Having described the'essential elements of thecombination embodying the invention, I shall now describe the manner in which the'elernents areY assembled and utilized. VThe two end Ablanks A and B areplaced on edge on a flat surfacesuch as a table toprT, the corresponding' legs being in alinement and' extending towardeach other, the Y distancebetween the yckes being somewhat greater than the length of the desired package. This step is illustratedxin Figure l. Y Figure 2 the articles S to bewrapped or packaged are inserted between the blanks. The articles are Y shown as being shirts, but any other dry goods The next may be wrapped in the same manner. step (see Figure 3) consists in slipping the opened bag orV tub-e C over the blanks from one end. v'Ihe articles and the blanks may be readily inserted into the bag by` applying pressure against Ythe blank A. The nal'steps or. operations are illus-V trated in Figure 4. The bag is stood on its closed end; the assembled blanks and articles are pushed toward the bottom oi the bag to seatthe lower end blank B in the very bottom of the ba'gj the open end 1l of the bag is folded over the upper end blank A and sealed in anysuitable or well known manner. Asshown in Figure 4, I prefer to employ azgumrned tape t for the purpose, though I may Y use a string and button arrangement ora gummed i 40' set up than the ordinary type'of folding box. It is less :expensive than afolding or rigid box of sirnilar'cubicalY capacity. VThe parts canbe YstoredY nat, hence requiring lessv room than Yboxes for storage, especially since the two end blanks are of V exactly similarV construction. VThe VVassembled subjected to crushing. Furthermore, the air entrapped with the sealedcontents forms a cushion Y so that the paperbag cannot Vbe easily punctured.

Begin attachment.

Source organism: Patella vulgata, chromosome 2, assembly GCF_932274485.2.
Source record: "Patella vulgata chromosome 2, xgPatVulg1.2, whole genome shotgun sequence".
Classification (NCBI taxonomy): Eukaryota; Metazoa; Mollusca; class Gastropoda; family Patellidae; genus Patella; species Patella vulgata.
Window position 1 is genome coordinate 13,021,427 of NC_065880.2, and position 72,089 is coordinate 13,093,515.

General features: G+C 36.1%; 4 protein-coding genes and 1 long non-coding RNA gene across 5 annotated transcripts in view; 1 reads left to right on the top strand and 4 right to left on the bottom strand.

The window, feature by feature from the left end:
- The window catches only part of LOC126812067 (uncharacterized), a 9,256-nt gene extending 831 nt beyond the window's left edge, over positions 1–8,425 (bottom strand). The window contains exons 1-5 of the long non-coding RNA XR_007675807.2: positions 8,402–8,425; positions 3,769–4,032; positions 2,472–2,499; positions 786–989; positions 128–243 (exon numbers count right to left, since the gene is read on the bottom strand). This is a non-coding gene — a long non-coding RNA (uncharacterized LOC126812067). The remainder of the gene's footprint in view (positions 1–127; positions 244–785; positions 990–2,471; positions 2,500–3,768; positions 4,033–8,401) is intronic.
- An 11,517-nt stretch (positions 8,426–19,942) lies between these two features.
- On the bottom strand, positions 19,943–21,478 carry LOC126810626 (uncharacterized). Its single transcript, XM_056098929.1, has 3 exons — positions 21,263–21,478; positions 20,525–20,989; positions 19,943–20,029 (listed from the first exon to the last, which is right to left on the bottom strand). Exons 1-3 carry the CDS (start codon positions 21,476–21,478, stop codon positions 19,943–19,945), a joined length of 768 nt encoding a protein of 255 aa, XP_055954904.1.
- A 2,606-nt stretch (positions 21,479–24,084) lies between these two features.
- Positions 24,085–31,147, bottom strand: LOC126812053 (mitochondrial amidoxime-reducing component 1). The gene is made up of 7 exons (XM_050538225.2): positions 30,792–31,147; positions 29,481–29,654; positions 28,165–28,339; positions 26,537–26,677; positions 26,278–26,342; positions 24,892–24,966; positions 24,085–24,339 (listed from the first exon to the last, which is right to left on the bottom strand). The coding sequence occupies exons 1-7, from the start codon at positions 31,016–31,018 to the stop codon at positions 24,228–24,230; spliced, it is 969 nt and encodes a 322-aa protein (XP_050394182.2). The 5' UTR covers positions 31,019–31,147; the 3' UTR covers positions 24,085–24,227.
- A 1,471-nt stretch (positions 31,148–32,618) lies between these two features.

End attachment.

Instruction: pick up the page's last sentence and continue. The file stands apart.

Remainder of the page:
Hence, it is not atrall necessary to use stiffeningV or reenforcing VmeansY at the top and bottom of the bag andthe packagecan be handled in e'X- actly thesame manner as afbox. A large number.

of packages maybe stacked one above theother without crushingthenarticles in the lower pack-` ages. Another advantage of the new package is that it can be unpacked with great ease, and *theV bag'and the end blanks can be very easily disposedof after they have served their intended'purpose'.V

It 4will be understoodrfrom the foregoing" description that thedimensions of theV end blanksand of the bag or tube may be varied within wide limits Adepending upon the size and shape of the desired package. The length of tlflebagV may bel varied `by Varying thefdistance between the end blanks; its width may be Vvaried by varying theVV length of the yoke 3 .(i.'e. the'distancebetweentthe legs of the blank) and its'breadth may be'varied by varyingthe Ywidth of the. end blank.' Y'Ifo btain i the most satisfactory results the bag should be about 1741" widerthanthatof the end fblank.-

As has beenpointed out the stepsor operationsA of'my new'process maybe carried out on'a at.